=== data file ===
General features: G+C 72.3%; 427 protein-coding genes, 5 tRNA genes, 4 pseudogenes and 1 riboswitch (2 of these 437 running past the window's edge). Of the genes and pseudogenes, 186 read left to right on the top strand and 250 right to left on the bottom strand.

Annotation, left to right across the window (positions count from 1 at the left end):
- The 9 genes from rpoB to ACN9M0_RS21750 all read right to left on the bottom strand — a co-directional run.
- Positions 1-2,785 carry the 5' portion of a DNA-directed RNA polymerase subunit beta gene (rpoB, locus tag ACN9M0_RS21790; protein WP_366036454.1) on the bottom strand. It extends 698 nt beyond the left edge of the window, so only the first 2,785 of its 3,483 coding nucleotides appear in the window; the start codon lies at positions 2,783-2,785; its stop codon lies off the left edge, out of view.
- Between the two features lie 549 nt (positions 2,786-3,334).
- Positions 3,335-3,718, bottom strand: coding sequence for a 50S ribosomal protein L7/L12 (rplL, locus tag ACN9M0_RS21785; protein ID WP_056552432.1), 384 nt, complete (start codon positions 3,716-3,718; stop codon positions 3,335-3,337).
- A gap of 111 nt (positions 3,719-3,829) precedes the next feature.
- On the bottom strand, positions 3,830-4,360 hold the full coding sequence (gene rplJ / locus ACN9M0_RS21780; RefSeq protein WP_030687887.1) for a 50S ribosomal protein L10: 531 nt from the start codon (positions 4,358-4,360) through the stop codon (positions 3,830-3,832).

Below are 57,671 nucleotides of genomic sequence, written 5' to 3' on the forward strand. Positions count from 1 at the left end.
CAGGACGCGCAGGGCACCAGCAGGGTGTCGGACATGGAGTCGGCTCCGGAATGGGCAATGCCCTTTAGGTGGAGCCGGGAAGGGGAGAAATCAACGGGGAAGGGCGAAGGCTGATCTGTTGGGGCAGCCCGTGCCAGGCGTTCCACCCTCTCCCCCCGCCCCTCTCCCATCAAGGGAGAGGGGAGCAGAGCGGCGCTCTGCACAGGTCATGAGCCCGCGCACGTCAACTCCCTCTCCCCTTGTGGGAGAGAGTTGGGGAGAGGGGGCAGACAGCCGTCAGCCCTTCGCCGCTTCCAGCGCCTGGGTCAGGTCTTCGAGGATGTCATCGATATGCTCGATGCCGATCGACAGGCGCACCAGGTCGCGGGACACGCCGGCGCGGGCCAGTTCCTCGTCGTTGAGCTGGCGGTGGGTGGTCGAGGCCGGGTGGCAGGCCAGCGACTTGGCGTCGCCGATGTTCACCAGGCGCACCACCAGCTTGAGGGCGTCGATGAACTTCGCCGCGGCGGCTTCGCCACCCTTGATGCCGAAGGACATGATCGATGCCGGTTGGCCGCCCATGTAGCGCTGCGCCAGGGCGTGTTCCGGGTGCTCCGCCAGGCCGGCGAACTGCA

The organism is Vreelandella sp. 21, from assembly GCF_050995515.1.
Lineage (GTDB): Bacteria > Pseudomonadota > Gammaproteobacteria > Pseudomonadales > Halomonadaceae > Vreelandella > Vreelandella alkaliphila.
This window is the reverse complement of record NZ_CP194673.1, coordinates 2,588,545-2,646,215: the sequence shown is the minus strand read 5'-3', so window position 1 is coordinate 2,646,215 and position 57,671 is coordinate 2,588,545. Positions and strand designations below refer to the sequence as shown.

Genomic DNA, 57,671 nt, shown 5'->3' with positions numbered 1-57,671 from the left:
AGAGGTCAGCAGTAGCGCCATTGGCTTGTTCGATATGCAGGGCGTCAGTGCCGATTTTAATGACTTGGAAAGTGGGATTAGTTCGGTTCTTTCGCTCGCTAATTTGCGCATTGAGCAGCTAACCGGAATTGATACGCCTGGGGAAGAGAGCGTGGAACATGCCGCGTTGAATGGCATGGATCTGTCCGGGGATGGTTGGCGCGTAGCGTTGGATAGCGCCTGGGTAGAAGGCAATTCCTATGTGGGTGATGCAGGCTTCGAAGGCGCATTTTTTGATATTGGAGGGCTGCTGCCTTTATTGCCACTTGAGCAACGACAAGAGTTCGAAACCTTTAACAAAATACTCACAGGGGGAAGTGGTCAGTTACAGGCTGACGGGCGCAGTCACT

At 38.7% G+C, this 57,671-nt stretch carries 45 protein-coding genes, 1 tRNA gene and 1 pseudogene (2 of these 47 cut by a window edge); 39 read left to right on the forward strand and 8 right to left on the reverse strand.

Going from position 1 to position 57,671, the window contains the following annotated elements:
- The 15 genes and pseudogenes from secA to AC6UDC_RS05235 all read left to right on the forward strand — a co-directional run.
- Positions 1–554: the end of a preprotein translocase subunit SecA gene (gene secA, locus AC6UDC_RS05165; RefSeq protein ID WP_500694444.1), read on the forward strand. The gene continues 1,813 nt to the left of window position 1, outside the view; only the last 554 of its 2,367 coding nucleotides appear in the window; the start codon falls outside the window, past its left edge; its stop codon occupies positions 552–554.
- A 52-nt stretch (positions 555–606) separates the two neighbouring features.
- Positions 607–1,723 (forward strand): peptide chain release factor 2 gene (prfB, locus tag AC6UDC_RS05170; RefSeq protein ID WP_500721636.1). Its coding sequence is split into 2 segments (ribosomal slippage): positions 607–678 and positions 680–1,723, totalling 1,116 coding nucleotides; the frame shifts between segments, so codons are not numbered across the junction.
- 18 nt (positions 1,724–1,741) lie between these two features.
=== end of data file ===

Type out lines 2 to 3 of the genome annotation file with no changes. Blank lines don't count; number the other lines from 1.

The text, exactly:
Annotation, left to right across the window (positions count from 1 at the left end):
- The 9 genes from rpoB to ACN9M0_RS21750 all read right to left on the bottom strand — a co-directional run.